November 8, 2018, Kaiser Health News, Phil Galewitz- Medicaid - which has been a political football between Washington and state capitols during the past decade - scored big in Tuesday’s election. Following the vote, nearly 500,000 uninsured adults in five states are poised to gain Medicaid coverage under the Affordable Care Act, advocates estimate. Three deep-red states passed ballot measures expanding their programs and two other states elected governors who have said they will accept expansion bills from their legislatures. Supporters were so excited by the victories they said they will start planning for more voter referendums in 2020. Medicaid proponents also were celebrating the Democrats’ takeover of the House, which would impede any Republican efforts to repeal the ACA and make major cuts to the federal-state health insurance program for low-income people.
November 8, 2018, CNBC, Christina Farr- Google has selected Geisinger Health CEO David Feinberg to define a strategy to coordinate its moves into the $3 trillion health care sector, Geisinger has announced. The search has been underway for months, according to several people familiar with the search process. Artificial intelligence head Jeff Dean has been deeply involved in the process and personally interviewing candidates, the people said. Some of the candidates have included leaders in health consulting, hospital management and insurance. The position would report to Dean, but would also work closely with Google CEO Sundar Pichai. Feinberg’s job will be figuring out how to organize Google’s fragmented health initiatives, which overlap among many different business groups
November 7, 2018, Politico, Alice Mirada Ollstein and Adam Cancryn- Democrats ran on Obamacare and, finally, sailed to victory. The party that bet on surging enthusiasm for the Affordable Care Act flipped control of the House Tuesday night in what could amount to a major reset of the political direction on health care. Democrats also made gains at the state level, wins in gubernatorial races that could prompt new expansions of Medicaid and energize lawmakers, who can claim they have a mandate to further build on a law that serves as the bedrock of their domestic agenda. Voters in three states also approved Medicaid expansion through the ballot, defying Republican officials who long refused the program. But Republicans kept - and enlarged - their Senate majority.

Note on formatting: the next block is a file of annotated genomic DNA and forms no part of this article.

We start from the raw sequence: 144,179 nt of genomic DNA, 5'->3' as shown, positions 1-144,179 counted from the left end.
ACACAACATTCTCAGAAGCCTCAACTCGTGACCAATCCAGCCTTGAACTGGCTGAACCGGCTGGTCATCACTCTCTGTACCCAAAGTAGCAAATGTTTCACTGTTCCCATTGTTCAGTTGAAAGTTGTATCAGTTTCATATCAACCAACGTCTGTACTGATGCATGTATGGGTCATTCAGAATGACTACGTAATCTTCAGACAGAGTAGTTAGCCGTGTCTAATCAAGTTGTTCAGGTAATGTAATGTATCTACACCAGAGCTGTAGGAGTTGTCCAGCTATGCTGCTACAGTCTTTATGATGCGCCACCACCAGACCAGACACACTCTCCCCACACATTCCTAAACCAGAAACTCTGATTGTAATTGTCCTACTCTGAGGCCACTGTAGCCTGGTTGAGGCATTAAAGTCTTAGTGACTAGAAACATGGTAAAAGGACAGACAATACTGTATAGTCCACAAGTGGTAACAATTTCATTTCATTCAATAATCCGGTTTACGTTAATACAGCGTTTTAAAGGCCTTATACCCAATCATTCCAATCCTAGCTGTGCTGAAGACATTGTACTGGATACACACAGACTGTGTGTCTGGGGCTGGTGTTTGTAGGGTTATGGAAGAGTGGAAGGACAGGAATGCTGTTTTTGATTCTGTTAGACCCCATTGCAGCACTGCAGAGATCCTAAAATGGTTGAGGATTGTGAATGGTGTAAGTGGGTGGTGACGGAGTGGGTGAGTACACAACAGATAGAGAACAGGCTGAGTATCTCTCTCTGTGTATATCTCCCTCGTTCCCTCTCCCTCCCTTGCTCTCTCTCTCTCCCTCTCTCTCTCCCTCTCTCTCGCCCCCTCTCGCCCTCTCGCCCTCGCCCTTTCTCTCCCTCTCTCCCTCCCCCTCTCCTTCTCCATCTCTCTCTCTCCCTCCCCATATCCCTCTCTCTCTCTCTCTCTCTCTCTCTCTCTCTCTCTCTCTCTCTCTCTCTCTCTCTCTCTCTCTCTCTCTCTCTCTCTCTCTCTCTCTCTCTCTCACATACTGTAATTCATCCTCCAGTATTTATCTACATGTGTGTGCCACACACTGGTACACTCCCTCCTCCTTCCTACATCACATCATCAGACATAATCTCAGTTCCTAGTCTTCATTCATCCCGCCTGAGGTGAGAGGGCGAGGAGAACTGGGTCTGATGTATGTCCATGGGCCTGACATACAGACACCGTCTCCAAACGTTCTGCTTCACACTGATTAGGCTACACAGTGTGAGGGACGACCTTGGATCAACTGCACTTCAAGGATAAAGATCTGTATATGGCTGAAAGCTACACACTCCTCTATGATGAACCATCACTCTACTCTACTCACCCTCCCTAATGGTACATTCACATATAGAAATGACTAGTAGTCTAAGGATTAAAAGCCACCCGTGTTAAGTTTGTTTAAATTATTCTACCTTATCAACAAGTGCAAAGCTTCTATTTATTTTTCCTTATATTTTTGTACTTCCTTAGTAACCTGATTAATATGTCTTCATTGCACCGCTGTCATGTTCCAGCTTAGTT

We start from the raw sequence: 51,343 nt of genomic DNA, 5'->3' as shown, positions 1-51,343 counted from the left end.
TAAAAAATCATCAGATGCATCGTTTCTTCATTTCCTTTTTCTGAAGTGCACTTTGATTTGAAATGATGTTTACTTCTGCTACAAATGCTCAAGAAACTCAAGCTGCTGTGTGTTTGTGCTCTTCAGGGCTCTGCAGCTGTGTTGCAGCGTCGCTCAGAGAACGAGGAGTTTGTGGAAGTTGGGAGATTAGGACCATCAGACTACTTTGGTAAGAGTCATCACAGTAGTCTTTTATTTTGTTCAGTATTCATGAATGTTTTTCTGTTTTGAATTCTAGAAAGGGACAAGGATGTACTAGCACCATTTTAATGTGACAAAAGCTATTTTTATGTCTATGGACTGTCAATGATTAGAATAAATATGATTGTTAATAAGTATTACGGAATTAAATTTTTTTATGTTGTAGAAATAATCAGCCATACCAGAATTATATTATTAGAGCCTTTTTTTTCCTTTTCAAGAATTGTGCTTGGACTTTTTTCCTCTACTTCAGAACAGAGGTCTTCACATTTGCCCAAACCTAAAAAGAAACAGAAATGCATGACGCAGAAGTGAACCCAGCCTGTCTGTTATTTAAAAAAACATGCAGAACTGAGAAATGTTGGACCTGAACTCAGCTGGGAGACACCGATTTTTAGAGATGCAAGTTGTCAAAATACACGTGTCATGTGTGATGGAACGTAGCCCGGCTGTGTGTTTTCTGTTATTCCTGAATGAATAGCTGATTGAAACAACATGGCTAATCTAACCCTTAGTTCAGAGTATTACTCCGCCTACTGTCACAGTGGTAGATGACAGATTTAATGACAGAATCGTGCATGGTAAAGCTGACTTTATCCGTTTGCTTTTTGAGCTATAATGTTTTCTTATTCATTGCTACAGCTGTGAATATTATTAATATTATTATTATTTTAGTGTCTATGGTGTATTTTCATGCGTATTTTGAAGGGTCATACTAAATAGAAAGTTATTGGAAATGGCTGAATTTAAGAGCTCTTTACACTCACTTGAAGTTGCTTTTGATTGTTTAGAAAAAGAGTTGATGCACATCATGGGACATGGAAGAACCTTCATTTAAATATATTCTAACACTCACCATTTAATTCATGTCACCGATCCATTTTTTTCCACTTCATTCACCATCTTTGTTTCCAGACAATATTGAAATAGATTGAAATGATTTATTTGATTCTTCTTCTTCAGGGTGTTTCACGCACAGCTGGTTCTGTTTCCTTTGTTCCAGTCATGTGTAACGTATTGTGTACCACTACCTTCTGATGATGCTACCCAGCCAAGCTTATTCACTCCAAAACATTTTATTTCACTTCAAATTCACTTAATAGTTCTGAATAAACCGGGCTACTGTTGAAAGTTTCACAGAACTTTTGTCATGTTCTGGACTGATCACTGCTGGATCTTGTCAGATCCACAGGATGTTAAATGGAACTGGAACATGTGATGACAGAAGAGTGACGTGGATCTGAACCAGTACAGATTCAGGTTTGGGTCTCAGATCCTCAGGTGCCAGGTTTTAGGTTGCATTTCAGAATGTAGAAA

November 7, 2018, Modern Healthcare, Harris Meyer- From the Rocky Mountains to the Great Plains to New England, Medicaid expansion got a big boost Tuesday from successful ballot initiatives and from gubernatorial victories by Democrats in several states who made expansion a central issue. Voters in Idaho, Nebraska and Utah approved mandatory ballot initiatives to extend Medicaid coverage under the Affordable Care Act to adults with incomes under 138% of the federal poverty level. Republican governors and lawmakers in those states had repeatedly refused to pass it.
November 1, 2018, Mississippi Today, Bobby Harrison- Democratic candidates for Mississippi’s two United States Senate seats that will be on the ballot Tuesday have been arguing their Republican opponents would jeopardize the mandate that insurance companies provide coverage for pre-existing medical conditions. At Thursday’s Mississippi Economic Council’s annual Hob Nob at the Mississippi Coliseum, many of the candidates spoke about health care and the issue of pre-existing conditions or were asked about it by the media. Others were asked about the issue earlier this week before the Hob Nob event. According to an NBC/Survey Monkey poll conducted in September, 20 percent of Mississippians said health care was their top issue, trailing only education that was the top issue for 32 percent of the respondents.
November 5, 2018, Associated Press, Calvin Woodward and Hope Yen- In the final days before pivotal midterm elections, President Donald Trump is painting a distorted picture of immigration while exaggerating his record of achieving economic gains for non-whites and improving health care for veterans. He insists that Republicans will be able to attract the non-white vote in Tuesday’s elections because he’s achieved “the best median income numbers for all of these groups.” In fact, incomes for African-Americans and Asian-Americans reached their highest levels prior to his administration.On immigration, Trump inflates the number of foreigners living in the U.S. illegally and misrepresents Democratic legislation in the Senate as promoting “open borders.” Meanwhile, on health care, Trump falsely suggests that Democrats would seek to destroy Medicare if they take control of Congress and overstates improvements he made to the Department of Veterans Affairs.